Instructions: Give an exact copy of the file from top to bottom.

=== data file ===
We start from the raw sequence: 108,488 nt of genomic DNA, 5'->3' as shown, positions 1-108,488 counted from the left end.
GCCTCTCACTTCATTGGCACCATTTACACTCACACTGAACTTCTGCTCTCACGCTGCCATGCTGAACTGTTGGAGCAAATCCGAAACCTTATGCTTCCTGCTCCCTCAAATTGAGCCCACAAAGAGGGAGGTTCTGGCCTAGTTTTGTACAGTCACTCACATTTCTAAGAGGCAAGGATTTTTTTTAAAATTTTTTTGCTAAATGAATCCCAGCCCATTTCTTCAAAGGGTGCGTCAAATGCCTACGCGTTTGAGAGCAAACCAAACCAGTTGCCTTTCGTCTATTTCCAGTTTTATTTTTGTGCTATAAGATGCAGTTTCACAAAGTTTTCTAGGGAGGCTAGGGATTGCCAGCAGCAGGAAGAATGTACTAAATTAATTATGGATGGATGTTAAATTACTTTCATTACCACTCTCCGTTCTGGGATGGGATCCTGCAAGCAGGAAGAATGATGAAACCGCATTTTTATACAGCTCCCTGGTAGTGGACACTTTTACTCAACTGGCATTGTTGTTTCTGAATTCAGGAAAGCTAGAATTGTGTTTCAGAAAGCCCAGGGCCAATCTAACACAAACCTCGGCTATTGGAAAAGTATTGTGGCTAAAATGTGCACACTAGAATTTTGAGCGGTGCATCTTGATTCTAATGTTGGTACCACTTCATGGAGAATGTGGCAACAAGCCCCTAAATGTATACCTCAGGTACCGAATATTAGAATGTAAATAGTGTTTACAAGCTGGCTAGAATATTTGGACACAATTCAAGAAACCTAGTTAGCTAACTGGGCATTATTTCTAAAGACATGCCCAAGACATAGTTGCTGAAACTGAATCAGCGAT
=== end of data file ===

We start from the raw sequence: 108,488 nt of genomic DNA, 5'->3' as shown, positions 1-108,488 counted from the left end.
GCCTCTCACTTCATTGGCACCATTTACACTCACACTGAACTTCTGCTCTCACGCTGCCATGCTGAACTGTTGGAGCAAATCCGAAACCTTATGCTTCCTGCTCCCTCAAATTGAGCCCACAAAGAGGGAGGTTCTGGCCTAGTTTTGTACAGTCACTCACATTTCTAAGAGGCAAGGATTTTTTTTAAAATTTTTTTGCTAAATGAATCCCAGCCCATTTCTTCAAAGGGTGCGTCAAATGCCTACGCGTTTGAGAGCAAACCAAACCAGTTGCCTTTCGTCTATTTCCAGTTTTATTTTTGTGCTATAAGATGCAGTTTCACAAAGTTTTCTAGGGAGGCTAGGGATTGCCAGCAGCAGGAAGAATGTACTAAATTAATTATGGATGGATGTTAAATTACTTTCATTACCACTCTCCGTTCTGGGATGGGATCCTGCAAGCAGGAAGAATGATGAAACCGCATTTTTATACAGCTCCCTGGTAGTGGACACTTTTACTCAACTGGCATTGTTGTTTCTGAATTCAGGAAAGCTAGAATTGTGTTTCAGAAAGCCCAGGGCCAATCTAACACAAACCTCGGCTATTGGAAAAGTATTGTGGCTAAAATGTGCACACTAGAATTTTGAGCGGTGCATCTTGATTCTAATGTTGGTACCACTTCATGGAGAATGTGGCAACAAGCCCCTAAATGTATACCTCAGGTACCGAATATTAGAATGTAAATAGTGTTTACAAGCTGGCTAGAATATTTGGACACAATTCAAGAAACCTAGTTAGCTAACTGGGCATTATTTCTAAAGACATGCCCAAGACATAGTTGCTGAAACTGAATCAGCGAT